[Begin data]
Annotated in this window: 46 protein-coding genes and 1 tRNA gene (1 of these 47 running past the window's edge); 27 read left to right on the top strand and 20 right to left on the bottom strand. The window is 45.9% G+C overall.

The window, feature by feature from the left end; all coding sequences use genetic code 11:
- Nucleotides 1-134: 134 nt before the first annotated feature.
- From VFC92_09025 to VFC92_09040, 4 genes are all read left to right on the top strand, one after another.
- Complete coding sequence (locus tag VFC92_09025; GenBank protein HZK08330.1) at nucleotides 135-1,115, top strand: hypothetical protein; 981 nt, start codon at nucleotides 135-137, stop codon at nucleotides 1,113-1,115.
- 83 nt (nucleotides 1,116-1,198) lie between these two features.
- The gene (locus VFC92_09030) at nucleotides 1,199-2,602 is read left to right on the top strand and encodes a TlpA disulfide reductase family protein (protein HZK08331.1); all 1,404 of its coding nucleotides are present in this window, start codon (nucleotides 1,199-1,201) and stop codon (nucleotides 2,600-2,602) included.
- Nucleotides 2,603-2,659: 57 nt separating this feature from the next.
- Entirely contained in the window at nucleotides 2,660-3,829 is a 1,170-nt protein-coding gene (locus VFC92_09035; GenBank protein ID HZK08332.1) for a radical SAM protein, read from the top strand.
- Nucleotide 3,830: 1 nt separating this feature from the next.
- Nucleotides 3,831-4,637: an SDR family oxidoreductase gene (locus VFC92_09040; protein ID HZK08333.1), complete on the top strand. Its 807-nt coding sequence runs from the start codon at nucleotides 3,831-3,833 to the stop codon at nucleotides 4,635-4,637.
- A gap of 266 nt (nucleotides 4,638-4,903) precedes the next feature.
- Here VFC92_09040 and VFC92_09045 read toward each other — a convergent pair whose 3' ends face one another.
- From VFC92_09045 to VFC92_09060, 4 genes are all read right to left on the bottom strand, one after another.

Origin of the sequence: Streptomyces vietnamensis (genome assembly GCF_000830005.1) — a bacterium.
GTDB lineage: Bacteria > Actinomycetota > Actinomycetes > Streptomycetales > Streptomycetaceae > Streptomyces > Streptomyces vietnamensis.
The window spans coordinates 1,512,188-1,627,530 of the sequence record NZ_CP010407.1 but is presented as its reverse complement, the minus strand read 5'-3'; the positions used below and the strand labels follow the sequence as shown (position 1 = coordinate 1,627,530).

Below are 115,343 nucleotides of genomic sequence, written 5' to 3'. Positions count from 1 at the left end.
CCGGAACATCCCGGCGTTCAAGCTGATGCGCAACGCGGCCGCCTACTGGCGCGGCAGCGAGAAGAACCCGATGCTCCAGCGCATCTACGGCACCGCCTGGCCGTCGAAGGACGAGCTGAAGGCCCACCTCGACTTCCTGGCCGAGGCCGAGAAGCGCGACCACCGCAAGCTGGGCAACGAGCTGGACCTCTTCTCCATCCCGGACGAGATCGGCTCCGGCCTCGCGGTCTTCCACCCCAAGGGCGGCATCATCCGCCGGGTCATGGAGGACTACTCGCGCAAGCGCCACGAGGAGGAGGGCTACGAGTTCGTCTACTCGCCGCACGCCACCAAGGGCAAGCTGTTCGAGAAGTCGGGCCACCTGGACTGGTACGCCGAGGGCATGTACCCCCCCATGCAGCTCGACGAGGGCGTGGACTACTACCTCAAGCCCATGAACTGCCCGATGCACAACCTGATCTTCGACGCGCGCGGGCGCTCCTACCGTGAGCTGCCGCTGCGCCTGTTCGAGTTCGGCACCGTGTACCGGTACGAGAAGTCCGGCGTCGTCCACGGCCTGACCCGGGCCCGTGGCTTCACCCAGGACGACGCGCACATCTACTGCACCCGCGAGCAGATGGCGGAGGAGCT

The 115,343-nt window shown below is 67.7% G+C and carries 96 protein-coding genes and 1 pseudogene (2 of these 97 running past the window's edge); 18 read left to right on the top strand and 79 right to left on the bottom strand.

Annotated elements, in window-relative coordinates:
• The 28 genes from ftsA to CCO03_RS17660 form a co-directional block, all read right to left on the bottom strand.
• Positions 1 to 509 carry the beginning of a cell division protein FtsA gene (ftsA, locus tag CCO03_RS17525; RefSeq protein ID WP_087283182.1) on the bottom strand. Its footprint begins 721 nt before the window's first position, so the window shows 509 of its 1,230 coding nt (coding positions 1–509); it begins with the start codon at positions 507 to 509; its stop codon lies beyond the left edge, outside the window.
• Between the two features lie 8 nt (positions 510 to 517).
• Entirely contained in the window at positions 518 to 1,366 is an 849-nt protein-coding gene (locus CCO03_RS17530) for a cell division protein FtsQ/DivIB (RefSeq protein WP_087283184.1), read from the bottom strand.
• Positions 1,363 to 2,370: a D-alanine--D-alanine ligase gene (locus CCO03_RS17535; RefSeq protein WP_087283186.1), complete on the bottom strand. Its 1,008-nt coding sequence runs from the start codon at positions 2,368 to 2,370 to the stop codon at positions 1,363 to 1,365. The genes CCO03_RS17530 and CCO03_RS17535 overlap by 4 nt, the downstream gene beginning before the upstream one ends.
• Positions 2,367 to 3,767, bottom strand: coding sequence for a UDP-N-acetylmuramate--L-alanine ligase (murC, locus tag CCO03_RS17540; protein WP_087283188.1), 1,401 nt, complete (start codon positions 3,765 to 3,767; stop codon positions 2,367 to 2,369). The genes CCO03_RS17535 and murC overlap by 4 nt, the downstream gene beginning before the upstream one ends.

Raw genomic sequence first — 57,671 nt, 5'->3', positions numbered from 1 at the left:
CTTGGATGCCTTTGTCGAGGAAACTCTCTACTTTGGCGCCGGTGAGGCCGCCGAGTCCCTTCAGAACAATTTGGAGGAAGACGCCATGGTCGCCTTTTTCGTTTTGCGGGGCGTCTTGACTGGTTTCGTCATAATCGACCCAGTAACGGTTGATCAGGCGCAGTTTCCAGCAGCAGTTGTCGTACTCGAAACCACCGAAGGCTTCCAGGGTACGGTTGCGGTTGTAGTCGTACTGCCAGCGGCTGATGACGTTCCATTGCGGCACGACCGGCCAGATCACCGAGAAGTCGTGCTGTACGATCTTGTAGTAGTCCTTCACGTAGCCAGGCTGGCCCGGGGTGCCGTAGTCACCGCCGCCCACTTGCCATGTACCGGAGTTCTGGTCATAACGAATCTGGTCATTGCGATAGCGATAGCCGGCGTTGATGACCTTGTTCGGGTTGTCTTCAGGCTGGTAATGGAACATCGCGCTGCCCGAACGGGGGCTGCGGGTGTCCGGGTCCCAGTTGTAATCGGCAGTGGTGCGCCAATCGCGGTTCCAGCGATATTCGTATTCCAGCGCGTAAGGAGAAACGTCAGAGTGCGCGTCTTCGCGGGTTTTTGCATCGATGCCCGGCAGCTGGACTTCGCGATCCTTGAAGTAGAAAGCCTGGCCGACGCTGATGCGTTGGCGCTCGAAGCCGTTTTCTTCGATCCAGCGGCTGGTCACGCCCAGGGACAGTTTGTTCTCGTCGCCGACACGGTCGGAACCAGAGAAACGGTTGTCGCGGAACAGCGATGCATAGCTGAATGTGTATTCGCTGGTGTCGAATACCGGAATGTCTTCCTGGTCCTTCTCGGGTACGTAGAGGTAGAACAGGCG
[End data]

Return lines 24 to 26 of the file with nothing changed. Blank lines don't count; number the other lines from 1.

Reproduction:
• Between the two features lie 8 nt (positions 510 to 517).
• Entirely contained in the window at positions 518 to 1,366 is an 849-nt protein-coding gene (locus CCO03_RS17530) for a cell division protein FtsQ/DivIB (RefSeq protein WP_087283184.1), read from the bottom strand.
• Positions 1,363 to 2,370: a D-alanine--D-alanine ligase gene (locus CCO03_RS17535; RefSeq protein WP_087283186.1), complete on the bottom strand. Its 1,008-nt coding sequence runs from the start codon at positions 2,368 to 2,370 to the stop codon at positions 1,363 to 1,365. The genes CCO03_RS17530 and CCO03_RS17535 overlap by 4 nt, the downstream gene beginning before the upstream one ends.